Is your fan safe?
In 2011, the IDEC (Brazilian Institute for Consumer Protection) presented a study on safety, seeing that this cheaper way of cooling off is a consumer good widely used worldwide.
The most significant risks pointed out are the contact with the propellers and the oscillation mechanism (which allows the device to move), which is permitted by gaps with enough space for an adult finger to enter.
“Accidents resulting from such failures can easily happen if the consumer tries to adjust the device while moving, and the consequences can be serious injuries.” “These problems represent a real risk in the use of the product for the consumer, children, and pets,” warns electrical engineer Marcos Pó, technical advisor at Idec and responsible for the research.
With this, Inmetro complied with these assessments and made mandatory the Ordinance No. 20 of January 18, 2012. This way, all table fans, wall fans, pedestal fans, air circulators, or devices sold for this purpose shall undergo a certification process.
The manufacturer or importer shall apply for an OCP, such as the NCC, and, among other information, the products shall undergo safety and thermal performance tests.
For safety, see the tests that the fans shall meet:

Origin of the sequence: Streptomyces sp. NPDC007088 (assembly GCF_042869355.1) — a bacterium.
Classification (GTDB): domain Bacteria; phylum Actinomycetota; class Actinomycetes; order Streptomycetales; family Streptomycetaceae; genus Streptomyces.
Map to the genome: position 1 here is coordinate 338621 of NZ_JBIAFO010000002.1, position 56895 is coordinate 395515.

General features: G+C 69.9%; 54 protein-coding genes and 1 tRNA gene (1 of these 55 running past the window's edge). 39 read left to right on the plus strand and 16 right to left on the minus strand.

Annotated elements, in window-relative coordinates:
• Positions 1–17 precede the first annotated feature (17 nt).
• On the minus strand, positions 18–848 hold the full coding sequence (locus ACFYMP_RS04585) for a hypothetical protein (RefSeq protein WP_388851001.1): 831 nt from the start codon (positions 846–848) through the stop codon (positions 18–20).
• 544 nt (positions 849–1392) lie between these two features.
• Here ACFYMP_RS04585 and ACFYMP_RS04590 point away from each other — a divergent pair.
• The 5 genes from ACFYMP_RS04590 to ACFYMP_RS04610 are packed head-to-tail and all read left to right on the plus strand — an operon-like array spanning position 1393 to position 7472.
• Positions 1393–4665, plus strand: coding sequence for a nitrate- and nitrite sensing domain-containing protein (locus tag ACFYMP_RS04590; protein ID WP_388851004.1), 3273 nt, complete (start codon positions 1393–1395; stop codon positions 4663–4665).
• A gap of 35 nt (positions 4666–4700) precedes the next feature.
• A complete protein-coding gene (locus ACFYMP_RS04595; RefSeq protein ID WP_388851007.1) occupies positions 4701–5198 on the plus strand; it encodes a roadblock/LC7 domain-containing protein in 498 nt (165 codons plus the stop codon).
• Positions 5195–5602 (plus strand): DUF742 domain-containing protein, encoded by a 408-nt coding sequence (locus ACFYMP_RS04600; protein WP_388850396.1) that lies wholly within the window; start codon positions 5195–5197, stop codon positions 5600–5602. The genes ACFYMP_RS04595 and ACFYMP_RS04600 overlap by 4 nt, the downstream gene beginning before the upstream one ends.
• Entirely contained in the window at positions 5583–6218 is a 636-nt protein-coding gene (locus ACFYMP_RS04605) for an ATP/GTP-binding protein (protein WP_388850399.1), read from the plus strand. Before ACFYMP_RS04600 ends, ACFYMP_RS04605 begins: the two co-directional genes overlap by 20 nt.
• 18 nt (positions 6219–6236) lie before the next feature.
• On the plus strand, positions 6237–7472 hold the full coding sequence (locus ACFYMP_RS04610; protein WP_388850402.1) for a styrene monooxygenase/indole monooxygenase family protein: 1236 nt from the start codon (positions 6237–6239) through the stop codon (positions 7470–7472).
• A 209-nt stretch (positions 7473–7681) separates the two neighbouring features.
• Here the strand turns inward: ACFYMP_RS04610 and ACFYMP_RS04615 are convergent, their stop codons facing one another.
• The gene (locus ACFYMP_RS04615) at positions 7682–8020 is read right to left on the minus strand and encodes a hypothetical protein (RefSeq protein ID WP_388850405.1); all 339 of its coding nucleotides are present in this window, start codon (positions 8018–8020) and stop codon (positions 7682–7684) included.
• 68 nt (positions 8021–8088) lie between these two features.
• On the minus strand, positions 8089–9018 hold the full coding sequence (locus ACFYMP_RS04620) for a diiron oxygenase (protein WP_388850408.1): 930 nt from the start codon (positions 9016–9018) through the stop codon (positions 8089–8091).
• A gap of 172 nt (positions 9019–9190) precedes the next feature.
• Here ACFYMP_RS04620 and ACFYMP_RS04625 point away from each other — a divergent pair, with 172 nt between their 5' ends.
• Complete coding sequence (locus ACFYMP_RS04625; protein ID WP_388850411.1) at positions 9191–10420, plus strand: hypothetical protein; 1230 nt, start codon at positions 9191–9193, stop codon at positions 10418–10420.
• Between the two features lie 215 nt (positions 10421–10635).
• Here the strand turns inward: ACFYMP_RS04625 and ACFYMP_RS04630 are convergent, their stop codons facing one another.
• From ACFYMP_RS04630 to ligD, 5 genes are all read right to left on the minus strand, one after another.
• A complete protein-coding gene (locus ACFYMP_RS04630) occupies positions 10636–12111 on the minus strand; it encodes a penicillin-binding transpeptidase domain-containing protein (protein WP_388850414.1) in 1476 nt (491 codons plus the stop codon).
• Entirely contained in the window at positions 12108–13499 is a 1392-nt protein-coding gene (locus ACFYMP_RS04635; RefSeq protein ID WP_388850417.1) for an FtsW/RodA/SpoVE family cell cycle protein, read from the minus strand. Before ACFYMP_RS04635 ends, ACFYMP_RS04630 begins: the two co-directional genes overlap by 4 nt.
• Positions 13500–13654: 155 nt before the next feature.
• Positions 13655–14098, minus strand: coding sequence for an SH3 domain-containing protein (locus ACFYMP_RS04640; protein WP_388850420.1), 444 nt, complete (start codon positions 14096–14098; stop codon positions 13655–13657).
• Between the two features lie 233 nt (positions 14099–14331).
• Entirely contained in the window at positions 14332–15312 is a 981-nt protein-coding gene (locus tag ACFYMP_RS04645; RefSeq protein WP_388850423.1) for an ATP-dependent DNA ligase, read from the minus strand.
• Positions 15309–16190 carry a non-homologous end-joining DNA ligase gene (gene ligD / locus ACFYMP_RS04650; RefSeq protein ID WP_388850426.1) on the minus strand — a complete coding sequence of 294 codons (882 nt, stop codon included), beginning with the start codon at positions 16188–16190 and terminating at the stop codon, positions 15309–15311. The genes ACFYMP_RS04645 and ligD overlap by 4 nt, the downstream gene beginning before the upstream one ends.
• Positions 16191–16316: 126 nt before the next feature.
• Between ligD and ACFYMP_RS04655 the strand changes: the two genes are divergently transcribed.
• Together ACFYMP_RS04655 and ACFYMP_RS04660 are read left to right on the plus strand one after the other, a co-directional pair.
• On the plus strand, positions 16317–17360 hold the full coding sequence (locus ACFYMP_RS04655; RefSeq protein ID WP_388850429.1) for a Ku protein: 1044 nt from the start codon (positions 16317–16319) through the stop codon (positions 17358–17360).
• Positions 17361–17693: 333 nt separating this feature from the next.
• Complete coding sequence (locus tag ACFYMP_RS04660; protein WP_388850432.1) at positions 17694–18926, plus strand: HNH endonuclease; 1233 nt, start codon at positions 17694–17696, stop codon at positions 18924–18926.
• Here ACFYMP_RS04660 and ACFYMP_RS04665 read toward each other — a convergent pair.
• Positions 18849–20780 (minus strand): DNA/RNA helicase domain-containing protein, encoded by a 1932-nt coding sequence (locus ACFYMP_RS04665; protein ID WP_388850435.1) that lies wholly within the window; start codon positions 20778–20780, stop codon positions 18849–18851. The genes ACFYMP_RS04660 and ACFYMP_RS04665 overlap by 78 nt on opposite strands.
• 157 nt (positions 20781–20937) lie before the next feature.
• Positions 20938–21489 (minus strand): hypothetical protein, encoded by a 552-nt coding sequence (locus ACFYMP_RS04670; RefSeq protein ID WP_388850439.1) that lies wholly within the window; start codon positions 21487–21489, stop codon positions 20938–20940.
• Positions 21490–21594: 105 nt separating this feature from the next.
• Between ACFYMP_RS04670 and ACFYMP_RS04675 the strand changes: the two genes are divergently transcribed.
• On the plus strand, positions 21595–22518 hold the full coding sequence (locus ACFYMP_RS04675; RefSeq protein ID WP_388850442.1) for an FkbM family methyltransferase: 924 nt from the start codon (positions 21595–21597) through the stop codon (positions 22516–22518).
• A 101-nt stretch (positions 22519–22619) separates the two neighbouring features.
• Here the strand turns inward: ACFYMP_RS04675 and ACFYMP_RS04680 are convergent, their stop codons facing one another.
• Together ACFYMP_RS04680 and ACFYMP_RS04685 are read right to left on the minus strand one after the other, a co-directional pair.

Marking and Instructions;
Protection against access to live parts;
Absorbed power and current;
Leakage current and withstand voltage at operating temperature;
Leakage current and withstand voltage;
Overload protection of transformers and associated circuits;
Operation in abnormal condition;
Stability and mechanical risks;
Power connection and external flexible cords;
Terminals for external conductors;
Screws and connections;
Drainage distances, separation distances, and solid separation;
Resistance to heat and fire;
Radiation, toxicity and similar hazards.
When fans have propeller diameters of less than 26 cm, they do not undergo energy efficiency tests, so you can look for a label like the one below, guaranteeing that your product has passed the tests mentioned above:
Suppose the fan has propeller diameters equal to or greater than twenty-six centimeters (26 cm), with a tolerance of one centimeter (1 cm) for less, or equal to and less than sixty centimeters (60 cm), with a tolerance of one centimeter (1 cm) for more. In that case, they shall meet the safety and energy efficiency requirements, so look for the ENCE label according to the model below; it will be attached to the product:
See that the ENCE label shows the performance assessment is done by type of speed. It also presents the energy consumption in kWh/month, energy efficiency, flow (how much air is ventilated per m3/s), propeller diameter, and grid diameter.
This is all assessed by NCC professionals who indicate to manufacturers/importers which correct data shall be entered on the label in addition to any technical evaluation of the product as determined in the ordinance.
Suppose you are interested in purchasing a ventilator. In that case, you shall assess and compare this label to obtain the most suitable ventilator. Knowing that your product has one of the above labels, you are ensuring your safety and that of your family and better energy efficiency.
Material subject to amendment(s) in case of change in the ordinance(s). Published: 11.10.20